Given our raptors are protected by law and many, some would argue all, are iconic elements of our natural heritage then their retention is as significant as the policies we apply towards our cultural heritage. Try destroying artefacts in a museum and then , arrogantly, expect everyone to turn a blind eye to your excesses or to at least exert leniency. Is that not what these people involved in persecution expect or, even worse, that they somehow expect to be allowed to Play God and destroy every competitive natural component associated with their enterprise that they find unacceptable, be they raptors or mustelids!

The key element lurking below all this is that it is not an all abiding hatred of all such things that persuades them into such activities but the aspect of competition.. Eradicate all competitors, create a level playing field of your own making and expect, along the way, to be exonerated of all responsibility if such actions fly in the face of civilised behaviour. It's like a local takeaway enterprise setting fire to the premises of all its nearby competitors in order to ensure success. Why should we see the demise of iconic elements of our natural heritage in order to lend support to a commercial enterprise bolstered up in some instances with money from the public purse? It stinks and it needs to end!

What do these people really think they're at?  Arrogance beyond belief and a deliberate setting aside of the requirements of the laws of the land. One could easily be led into believing such attitudes are  being expressed by a certain strata of society, or their cohorts, who are of the belief that they are above the law in many respects and that, in any event, their chums will turn a blind eye. Undoubtedly such beliefs obtained in past times , but things have changed and are still changing.

The above sets out what I believe to be the component factors of the problem. Within these are legal, social, systemic and political aspects within which the solutions lie. Given the objectives for reform are clear it only remains to clearly identify the means by which change can be achieved and to construct a strategy aimed at an unrelenting challenge to the practices condemned.  The time has come to set aside the Queensbury rules of engagement,  which undoubtedly the national conservation organizations have abided by in the past , and to move forward by force of numbers, exposure of the facts, pressure on Government and direct exposure of those responsible. More to follow!

Tuesday, February 14, 2012

Inverness update! 13.2.2012.

To date the weather has been quite reasonable with snow on the high hills to the north but little more than moderate frost at lower levels. It's also been relatively calm.

The routine dog walks have provided an opportunity to gather in sightings of local birds, but with nothing extraordinary arising. However, if such circumstances were in place locally to me on Islay on New Years morning I should be pleased to welcome and celebrate such a variety of birds.  Tree Sparrow , Yellowhammer and Great Spotted Woodpecker stand prominent,  but Whooper Swans and Pink-footed Geese calling from their feeding areas adjacent to the Beauly Firth are niceneighbours.  Carrion Crow, Woodpigeon,  a variety of titmice and other common species are obvious , even a few House Sparrow, but no Starling as yet. And , in the    quietness of  a recent night the perfect repertoire from a Tawny Owl,  which then responded to my inadequate taunts.All in all a good representation of what we might describe as the fabric of our birding countryside.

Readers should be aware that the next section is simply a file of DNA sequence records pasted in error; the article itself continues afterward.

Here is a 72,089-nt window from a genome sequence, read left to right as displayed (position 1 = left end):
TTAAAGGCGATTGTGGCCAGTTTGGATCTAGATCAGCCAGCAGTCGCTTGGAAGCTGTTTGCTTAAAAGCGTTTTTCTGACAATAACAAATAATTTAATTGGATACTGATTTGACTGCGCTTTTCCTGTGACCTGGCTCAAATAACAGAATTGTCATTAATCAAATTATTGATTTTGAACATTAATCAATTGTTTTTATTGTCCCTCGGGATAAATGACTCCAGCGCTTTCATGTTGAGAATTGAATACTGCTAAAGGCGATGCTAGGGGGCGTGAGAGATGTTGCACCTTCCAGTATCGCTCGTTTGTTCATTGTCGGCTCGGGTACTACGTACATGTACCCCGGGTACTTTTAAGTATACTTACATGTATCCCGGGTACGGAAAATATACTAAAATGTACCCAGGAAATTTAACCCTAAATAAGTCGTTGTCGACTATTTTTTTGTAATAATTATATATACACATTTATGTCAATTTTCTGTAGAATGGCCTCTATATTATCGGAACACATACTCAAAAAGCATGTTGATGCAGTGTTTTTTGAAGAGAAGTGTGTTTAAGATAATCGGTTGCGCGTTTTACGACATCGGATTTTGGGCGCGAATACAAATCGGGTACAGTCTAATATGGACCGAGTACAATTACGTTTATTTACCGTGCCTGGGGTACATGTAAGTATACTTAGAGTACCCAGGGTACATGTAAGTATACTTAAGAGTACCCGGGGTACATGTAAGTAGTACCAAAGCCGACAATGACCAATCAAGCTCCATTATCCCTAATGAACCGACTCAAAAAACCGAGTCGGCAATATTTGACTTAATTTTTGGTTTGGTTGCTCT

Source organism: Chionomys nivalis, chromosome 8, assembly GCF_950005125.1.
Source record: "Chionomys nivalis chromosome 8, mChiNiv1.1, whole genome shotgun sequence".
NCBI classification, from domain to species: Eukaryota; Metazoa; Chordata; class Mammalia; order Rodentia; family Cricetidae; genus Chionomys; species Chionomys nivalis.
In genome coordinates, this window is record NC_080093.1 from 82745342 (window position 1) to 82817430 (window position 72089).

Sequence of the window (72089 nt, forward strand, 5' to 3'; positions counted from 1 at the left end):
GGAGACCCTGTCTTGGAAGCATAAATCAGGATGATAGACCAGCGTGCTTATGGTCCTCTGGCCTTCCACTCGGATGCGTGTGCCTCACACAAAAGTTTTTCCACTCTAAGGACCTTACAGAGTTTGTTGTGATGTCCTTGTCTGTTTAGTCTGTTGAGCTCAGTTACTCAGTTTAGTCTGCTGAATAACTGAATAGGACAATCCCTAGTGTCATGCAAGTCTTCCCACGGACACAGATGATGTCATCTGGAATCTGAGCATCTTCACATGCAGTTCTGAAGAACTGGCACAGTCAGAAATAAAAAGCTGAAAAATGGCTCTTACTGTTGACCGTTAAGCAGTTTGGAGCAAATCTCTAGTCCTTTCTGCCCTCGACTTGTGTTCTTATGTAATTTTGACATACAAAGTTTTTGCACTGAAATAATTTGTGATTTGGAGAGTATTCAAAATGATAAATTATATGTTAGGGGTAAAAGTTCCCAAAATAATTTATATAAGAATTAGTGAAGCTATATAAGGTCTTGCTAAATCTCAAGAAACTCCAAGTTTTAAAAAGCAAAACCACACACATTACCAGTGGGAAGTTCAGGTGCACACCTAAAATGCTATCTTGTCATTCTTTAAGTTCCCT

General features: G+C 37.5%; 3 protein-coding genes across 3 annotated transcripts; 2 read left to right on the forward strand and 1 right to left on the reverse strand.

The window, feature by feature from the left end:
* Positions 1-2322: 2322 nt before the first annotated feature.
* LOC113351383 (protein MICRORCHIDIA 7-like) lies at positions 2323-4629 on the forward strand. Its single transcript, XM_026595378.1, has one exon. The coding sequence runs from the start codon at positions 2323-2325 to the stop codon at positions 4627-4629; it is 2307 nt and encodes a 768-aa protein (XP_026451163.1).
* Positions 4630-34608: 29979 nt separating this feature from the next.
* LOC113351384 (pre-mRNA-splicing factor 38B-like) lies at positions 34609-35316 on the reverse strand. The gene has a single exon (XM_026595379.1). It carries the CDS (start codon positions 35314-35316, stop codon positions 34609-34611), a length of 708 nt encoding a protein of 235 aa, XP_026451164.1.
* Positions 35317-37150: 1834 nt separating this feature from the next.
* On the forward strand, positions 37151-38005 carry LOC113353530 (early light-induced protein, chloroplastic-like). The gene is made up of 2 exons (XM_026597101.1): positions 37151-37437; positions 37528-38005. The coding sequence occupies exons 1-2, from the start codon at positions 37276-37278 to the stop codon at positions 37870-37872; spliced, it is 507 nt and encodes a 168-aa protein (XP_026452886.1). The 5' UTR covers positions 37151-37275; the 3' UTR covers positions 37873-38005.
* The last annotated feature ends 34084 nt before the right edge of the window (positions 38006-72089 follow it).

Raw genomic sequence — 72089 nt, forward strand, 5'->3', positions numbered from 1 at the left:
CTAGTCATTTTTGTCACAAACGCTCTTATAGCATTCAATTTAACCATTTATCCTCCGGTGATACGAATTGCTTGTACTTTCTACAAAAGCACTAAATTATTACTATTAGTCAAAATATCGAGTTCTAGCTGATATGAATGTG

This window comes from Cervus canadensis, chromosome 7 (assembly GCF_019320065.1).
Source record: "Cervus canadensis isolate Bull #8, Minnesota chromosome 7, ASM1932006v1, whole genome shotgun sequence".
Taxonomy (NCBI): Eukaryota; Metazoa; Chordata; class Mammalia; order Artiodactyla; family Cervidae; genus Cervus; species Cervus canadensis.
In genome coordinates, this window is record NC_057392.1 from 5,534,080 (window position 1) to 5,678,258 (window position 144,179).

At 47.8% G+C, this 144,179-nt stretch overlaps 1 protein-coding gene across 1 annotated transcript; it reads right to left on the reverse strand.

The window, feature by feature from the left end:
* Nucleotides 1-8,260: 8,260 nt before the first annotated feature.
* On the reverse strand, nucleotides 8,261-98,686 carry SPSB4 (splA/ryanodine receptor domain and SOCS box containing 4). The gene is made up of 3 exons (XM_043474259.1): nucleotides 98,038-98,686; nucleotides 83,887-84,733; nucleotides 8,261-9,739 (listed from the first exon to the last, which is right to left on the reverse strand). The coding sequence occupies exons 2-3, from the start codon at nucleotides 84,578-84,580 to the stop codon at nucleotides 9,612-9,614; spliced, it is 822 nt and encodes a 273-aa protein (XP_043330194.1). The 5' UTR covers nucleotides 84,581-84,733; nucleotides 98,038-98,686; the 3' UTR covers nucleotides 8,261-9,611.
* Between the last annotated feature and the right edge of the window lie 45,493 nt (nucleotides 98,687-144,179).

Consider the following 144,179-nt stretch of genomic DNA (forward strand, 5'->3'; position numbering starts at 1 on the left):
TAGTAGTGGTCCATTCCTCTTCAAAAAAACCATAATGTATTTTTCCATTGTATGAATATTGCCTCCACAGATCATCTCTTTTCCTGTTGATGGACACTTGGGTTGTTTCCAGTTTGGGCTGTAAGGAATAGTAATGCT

Inverness bound! 9th February,2012.

I suppose one of the downsides of completing a successful birding trip early in the calendar year is that it leaves few of the regular species you come across in your local area "unseen" and , therefore, some element of routine satisfaction is lost. On returning from East Anglia and Yorkshire I'd seen in excess of 160 species in January alone, but I still hadn't/haven't seen Meadow Pipit or Grey Wagtail, so some modest challenges remain. I'd plans to check odd places on my journey to Inverness except fog, rain and general grot turned the experience into a nightmare. Hopefully opportunities will arise to add on odd species during the time I'm up here , although are usually a bit limited.

Handbook of the Birds of the World. 6th February, 2012.

Whilst I was away the final volume of HBW arrived, equally as sumptuous in quality as every other edition in the series. This achievement of consistency across the various volumes is one of the major accomplishments in my opinion besides all the other compliments one might offer against its contents and photographs. When first it was promoted and placed on offer I seriously questioned whether I could afford it. The fact that one could pay by monthly "subscription" helped both the management of  the process and the budgeting of what has been a bit of an elongated purchasing system.